How secularism can save us from the social justice movement
The social justice movement resembles a religion. It should be treated as such
Are we getting the social justice movement wrong? We are enabling and accommodating this intellectual and political movement to claim itself as a moral authority on important issues of social justice. It isn’t that we think that this is right. The vast majority of us disagree with it either completely or in part. Nevertheless, we are addressing it, first and foremost, as a progressive moral framework that needs to be listened to and addressed on its own terms. This is wrong. It is a category error — and a costly one.
We should not be treating the tenets of the Social justice movement, in the first instance, as a set of ideas that need engaging with. Some of us must do so, and I won’t stop until they go away. But as a society it should, first and foremost, be treated as a matter of private conscience. That is, we need to defend people’s rights to hold these ideas, express them and apply them to their own lives while defending everybody else’s rights not to have to do the same. In other words, we need to address social justice with the principle of secularism.
Conventional religion, in the UK, has been declining for some time. Just over half of us describe ourselves as Christian now and few of those who do go to church regularly or say that their morality comes primarily from their faith. However, religion is ubiquitous among humans and has been for as long as records exist. It seems very likely that religiosity is a human trait that fulfils many social and psychological needs for community, purpose, a moral framework and even a common enemy. These needs are not simply going to go away just because literal belief in a deity or supernatural phenomena is becoming less tenable to many in the West.
Religion clearly serves a purpose for people and has almost certainly been beneficial to our thriving and procreation in the past. It has also caused tremendous bloodshed and oppression as humans have battled with each other about which god to worship and in what way and how to ensure that everybody is doing so properly. The principle of secularism arose in the West to mitigate these problems. It did so with resounding success precisely because it worked with human nature and not against it. Attempts to ban religion have only led to more bloodshed and oppression. Societies that have respected freedom of religion and made reasonable accommodations for the needs of different ones but not allowed any to interfere with the private conscience of anyone else have thrived. This principle of secularism has worked not only because it was applied to law and various institutions but because the expectation to tolerate different beliefs and not impose one’s own on others became a social norm.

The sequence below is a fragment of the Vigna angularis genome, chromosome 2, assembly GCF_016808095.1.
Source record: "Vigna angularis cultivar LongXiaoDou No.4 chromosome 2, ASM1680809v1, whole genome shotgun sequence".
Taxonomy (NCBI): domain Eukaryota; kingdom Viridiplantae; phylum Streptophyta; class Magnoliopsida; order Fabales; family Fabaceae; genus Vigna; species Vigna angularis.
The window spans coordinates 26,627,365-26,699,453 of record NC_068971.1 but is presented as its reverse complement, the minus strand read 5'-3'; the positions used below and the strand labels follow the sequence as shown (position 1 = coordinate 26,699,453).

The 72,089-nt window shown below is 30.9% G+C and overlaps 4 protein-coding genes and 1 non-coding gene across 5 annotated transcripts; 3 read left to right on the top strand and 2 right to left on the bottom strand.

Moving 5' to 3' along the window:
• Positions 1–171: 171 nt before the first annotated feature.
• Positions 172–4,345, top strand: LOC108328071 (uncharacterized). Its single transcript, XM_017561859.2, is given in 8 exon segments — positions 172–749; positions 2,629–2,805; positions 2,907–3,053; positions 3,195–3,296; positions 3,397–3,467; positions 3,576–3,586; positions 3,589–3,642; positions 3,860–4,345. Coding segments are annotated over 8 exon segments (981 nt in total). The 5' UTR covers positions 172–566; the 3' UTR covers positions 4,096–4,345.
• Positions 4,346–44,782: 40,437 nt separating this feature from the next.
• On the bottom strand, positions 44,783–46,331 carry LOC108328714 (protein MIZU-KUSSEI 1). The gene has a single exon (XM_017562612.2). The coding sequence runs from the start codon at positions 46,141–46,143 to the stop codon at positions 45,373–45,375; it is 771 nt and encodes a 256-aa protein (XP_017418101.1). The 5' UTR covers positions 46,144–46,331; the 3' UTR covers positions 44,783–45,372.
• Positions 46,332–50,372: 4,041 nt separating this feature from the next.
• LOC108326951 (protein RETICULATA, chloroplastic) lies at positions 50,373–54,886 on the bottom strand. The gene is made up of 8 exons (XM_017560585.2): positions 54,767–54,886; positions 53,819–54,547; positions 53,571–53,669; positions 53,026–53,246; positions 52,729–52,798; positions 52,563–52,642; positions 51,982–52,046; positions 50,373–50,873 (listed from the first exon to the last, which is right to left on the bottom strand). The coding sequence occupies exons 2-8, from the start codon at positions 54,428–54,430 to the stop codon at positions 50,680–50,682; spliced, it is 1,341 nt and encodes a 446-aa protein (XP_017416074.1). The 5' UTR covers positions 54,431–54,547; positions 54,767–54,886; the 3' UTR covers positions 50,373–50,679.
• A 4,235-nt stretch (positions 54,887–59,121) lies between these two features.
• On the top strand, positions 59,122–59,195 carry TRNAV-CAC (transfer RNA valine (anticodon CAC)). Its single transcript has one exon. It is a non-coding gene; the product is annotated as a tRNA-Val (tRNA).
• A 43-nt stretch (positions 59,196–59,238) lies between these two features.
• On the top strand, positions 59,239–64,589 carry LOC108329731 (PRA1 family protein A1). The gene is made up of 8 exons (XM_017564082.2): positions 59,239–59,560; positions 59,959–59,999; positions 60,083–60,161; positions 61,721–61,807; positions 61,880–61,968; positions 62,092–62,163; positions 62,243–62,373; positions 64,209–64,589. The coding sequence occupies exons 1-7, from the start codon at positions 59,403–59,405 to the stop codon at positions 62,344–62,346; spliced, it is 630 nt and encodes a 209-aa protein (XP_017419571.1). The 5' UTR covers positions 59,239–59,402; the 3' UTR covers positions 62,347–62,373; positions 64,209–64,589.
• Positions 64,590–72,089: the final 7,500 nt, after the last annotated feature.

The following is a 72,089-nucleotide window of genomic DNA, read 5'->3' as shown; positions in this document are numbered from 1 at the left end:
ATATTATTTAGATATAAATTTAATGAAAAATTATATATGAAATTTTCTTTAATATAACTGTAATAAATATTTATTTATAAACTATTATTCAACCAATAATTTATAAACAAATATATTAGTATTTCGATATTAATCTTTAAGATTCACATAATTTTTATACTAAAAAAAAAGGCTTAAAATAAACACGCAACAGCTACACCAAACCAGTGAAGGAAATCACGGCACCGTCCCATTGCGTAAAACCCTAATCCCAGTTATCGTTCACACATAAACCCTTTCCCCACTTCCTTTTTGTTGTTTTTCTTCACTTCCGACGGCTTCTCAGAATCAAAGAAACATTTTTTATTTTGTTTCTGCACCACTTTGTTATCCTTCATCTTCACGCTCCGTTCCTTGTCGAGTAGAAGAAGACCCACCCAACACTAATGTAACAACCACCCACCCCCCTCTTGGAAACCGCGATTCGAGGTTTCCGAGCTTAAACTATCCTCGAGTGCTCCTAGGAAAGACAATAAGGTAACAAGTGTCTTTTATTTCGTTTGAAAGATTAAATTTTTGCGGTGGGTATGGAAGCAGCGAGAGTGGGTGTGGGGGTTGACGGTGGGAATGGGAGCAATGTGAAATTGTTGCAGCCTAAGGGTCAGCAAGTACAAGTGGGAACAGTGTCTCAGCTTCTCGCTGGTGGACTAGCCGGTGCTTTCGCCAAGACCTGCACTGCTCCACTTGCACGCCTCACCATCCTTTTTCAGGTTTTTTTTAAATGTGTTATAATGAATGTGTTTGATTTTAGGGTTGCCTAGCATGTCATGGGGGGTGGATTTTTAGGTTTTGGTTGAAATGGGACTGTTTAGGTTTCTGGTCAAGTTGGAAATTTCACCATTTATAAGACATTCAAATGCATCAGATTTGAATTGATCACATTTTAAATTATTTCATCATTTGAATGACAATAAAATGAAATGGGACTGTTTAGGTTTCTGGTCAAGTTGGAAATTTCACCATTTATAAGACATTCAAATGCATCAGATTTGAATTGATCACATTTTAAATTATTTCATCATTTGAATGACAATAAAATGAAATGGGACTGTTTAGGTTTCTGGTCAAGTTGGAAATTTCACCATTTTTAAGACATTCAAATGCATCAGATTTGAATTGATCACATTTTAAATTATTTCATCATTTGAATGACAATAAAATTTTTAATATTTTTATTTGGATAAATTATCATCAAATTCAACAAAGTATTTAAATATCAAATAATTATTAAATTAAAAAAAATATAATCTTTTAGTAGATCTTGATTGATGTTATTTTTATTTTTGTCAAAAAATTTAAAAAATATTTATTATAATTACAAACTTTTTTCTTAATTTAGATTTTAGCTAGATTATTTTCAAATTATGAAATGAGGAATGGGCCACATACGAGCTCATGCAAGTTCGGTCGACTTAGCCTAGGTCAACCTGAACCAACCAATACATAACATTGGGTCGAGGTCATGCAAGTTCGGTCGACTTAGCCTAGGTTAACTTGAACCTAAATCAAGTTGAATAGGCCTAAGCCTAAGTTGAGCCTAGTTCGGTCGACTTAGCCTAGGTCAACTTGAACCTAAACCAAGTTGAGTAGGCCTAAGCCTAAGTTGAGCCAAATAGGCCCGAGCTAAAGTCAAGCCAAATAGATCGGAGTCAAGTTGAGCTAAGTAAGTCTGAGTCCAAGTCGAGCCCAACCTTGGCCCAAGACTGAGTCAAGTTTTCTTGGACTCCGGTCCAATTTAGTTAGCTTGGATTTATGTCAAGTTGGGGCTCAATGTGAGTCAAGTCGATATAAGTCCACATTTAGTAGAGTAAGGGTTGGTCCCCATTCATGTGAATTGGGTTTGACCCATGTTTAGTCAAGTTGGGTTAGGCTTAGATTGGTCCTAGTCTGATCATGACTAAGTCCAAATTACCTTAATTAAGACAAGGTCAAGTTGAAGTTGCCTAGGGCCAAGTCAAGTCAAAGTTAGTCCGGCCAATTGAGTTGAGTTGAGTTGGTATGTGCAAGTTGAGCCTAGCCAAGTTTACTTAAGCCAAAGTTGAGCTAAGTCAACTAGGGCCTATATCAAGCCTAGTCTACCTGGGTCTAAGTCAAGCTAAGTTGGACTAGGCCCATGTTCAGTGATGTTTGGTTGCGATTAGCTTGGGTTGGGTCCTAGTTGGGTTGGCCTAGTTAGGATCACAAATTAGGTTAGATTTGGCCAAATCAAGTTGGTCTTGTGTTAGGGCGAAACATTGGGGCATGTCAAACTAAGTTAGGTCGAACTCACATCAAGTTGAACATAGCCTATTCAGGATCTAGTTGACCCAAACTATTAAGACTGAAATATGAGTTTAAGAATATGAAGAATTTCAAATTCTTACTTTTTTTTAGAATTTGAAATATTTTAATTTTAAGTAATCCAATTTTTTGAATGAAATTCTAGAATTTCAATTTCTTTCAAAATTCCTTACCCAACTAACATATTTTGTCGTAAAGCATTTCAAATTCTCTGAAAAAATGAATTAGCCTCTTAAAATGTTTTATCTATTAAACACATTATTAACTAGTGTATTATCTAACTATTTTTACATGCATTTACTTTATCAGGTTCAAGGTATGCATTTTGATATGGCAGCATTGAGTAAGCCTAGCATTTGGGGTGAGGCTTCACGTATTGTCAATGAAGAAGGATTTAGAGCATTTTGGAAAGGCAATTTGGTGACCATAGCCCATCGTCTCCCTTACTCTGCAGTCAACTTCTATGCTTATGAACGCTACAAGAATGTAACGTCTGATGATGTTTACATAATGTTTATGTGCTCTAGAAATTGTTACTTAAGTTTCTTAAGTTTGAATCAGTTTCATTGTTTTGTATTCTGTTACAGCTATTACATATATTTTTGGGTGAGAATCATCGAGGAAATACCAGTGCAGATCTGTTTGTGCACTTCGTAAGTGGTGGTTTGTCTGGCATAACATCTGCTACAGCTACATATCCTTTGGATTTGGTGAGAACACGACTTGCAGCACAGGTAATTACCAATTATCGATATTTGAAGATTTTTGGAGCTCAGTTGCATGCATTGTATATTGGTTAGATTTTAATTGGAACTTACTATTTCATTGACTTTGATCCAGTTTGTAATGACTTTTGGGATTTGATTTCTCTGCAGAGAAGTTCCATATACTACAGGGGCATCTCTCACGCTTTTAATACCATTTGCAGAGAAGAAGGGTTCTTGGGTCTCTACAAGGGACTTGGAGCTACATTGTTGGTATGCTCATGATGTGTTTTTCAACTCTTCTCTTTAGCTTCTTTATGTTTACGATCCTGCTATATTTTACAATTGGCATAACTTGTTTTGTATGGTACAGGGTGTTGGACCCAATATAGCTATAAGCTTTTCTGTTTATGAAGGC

As Western societies move into a new phase where a majority of people do not identify themselves primarily with a religious faith or live their lives and form their communities around one, we are bound to see the rise of supposedly secular moral communities that fulfil humans’ needs for purpose, morality, community and meaning. The social justice movement, both intellectual and political, appears to be one such community. The solution to this is not, as some hopeful religious conservatives have suggested, to try to rekindle mass belief in the Christian faith. That atheist genie is well and truly out of the bottle. Instead, the solution is to expand our understanding of the concept of secularism to belief systems that are not conventionally religious.
The problem with the social justice movement is less that it exists as that it has institutional and social power. Social justice ideas should certainly be engaged with as should those of conventional religions, but it is not the responsibility of every British citizen to either affirm their faith in the movement or justify not doing so and potentially suffer material or social consequences. Just as we can say to a Christian or Muslim who approaches us with tenets of their faith and pressures us to agree with them, “That is your belief and you have a right to it. I do not share it” and walk away, knowing that the law, employment codes of conduct and public opinion are on our side, so should we be able to do with social justice.
The reason the social justice movement is causing so much trouble at the moment is because it is a quasi-religious movement posing as an authority on issues of social justice that all citizens should be and generally are concerned about. It has been allowed to set itself up as a secular moral authority because our laws and principles of secularism have not yet expanded to include belief systems that do not fit our outdated understanding of ‘religion.’ Nor is social justice consistently recognised as something categorically different to reasonable universal expectations not to abuse or discriminate against people because of their race, gender or sexuality. This puts everybody who wants to engage with the world in the position of having to affirm or deny the tenets of social justice or simply keep their heads down and hope not to be asked difficult questions. It is an unsustainable state of affairs that only pours petrol on the culture wars.
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